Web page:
It’s a good idea to remember that when your kids misbehave, they do it for a reason: Not enough attention, tired, overwhelmed, etc. When you punish them, you usually increase the chances of misbehavior again, and create a child who’s “sneakier” about getting caught.
Instead, try natural consequences: If your kids don’t pick up their room in a timely fashion at night, then there isn’t time for their story that’s read to them before bed. If your teenager doesn’t get the car home on time, then they don’t drive for a while.
The point is to connect the misbehavior with the consequence — the closer the better. If your son keeps forgetting his glove to go to baseball practice but you keep retrieving it for him, he’ll keep forgetting it!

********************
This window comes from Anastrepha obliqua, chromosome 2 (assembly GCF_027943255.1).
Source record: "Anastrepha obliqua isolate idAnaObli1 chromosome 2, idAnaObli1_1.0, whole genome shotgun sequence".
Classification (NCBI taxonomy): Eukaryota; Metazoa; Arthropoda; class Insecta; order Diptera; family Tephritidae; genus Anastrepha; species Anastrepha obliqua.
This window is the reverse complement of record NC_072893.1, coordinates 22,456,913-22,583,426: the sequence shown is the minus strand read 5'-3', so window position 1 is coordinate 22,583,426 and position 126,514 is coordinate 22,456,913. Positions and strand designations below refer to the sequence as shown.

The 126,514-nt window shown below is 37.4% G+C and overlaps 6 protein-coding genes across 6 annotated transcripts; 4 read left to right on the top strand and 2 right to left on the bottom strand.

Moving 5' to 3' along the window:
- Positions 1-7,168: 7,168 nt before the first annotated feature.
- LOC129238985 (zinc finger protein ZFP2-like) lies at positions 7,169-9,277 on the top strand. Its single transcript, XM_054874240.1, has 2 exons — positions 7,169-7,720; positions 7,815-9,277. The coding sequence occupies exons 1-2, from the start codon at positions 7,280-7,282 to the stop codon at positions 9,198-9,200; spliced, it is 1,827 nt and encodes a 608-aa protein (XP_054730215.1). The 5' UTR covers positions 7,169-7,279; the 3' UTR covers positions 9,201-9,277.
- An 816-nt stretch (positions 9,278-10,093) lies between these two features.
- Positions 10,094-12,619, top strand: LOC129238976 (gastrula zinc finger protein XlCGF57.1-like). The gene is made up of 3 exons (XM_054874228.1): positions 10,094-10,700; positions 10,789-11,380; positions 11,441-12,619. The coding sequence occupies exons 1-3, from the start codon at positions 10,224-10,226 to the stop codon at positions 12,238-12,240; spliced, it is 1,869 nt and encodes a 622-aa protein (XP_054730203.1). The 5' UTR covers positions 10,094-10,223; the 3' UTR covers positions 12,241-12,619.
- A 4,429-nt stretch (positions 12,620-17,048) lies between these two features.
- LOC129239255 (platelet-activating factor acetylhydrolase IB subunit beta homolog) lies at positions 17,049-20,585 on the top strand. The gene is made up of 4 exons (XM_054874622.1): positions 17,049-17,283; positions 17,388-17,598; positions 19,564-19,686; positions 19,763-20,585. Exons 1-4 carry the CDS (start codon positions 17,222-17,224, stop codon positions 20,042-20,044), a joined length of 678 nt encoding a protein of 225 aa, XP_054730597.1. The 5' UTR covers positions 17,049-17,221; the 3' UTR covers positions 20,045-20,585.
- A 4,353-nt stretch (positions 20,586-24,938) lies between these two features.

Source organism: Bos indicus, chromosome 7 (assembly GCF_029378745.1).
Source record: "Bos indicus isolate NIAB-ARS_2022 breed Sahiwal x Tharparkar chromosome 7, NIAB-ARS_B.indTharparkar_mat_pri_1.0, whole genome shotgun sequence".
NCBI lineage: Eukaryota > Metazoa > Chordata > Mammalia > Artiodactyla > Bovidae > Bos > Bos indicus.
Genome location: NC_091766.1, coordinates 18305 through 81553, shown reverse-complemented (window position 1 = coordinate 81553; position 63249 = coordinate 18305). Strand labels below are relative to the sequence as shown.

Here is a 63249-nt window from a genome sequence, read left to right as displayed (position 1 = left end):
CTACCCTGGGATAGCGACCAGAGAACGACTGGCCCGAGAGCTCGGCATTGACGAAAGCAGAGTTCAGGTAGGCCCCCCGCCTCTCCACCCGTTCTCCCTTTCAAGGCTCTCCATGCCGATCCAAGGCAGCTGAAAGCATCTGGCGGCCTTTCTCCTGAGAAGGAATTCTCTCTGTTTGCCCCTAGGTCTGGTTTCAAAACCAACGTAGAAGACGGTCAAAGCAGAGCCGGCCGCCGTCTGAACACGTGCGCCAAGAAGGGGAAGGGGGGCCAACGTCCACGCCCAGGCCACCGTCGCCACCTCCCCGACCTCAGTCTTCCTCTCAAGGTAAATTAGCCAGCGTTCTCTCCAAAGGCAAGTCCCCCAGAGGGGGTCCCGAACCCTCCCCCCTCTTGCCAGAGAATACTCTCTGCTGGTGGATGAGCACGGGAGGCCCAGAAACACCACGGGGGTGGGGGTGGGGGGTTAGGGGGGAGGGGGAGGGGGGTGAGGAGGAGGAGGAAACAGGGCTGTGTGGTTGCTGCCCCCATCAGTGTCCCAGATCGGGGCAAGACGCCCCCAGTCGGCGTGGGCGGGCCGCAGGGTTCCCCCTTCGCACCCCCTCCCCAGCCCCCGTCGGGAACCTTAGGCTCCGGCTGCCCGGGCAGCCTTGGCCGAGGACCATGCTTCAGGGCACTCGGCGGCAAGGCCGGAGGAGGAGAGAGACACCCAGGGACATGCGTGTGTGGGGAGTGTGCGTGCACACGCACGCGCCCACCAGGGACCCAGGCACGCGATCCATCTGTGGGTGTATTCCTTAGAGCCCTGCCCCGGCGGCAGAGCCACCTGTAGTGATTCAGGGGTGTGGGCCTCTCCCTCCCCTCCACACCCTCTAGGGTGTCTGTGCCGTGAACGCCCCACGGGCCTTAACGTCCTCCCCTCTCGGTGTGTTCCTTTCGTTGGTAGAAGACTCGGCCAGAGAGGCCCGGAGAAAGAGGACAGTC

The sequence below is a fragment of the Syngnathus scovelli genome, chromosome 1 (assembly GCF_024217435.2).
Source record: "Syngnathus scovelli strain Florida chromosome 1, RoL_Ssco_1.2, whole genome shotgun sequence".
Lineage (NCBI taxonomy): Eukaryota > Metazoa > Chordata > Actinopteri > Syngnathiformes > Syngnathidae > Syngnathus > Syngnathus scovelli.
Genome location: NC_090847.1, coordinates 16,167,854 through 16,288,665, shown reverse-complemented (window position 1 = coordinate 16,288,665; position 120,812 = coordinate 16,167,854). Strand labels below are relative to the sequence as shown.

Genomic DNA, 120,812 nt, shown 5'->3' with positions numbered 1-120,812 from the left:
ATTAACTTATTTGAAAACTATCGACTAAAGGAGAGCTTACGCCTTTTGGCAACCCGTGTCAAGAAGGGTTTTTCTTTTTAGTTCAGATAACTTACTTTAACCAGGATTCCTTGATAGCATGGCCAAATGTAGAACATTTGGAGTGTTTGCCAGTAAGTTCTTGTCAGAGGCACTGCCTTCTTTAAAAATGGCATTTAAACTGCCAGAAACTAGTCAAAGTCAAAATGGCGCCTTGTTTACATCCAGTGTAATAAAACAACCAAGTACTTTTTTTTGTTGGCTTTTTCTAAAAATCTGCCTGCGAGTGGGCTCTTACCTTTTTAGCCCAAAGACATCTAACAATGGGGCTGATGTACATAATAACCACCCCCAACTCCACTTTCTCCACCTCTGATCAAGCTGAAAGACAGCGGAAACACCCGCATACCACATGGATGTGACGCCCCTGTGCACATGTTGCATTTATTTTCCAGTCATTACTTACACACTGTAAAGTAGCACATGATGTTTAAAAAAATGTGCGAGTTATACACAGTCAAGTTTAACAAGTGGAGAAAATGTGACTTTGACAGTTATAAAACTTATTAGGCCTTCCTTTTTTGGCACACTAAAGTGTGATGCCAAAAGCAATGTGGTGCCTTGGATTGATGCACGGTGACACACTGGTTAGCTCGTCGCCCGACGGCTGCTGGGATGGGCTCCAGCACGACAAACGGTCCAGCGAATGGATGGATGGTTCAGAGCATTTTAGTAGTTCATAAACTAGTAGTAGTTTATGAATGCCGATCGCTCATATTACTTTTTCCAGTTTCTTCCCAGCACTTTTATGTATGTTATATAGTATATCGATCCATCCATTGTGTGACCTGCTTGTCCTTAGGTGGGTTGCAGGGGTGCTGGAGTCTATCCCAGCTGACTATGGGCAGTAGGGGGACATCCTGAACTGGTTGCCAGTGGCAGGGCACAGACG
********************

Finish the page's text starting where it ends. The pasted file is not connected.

If as a natural consequence you let him deal with it on his own, he’ll probably learn pretty fast to remember it. You’ll create kids who learn from their own misbehavior and who take more responsibility for themselves. Isn’t that what we really want for them?
(I know I’ll hear from the “punishment is good” group on this one, but you may want to save your emails — I’m not buying it!)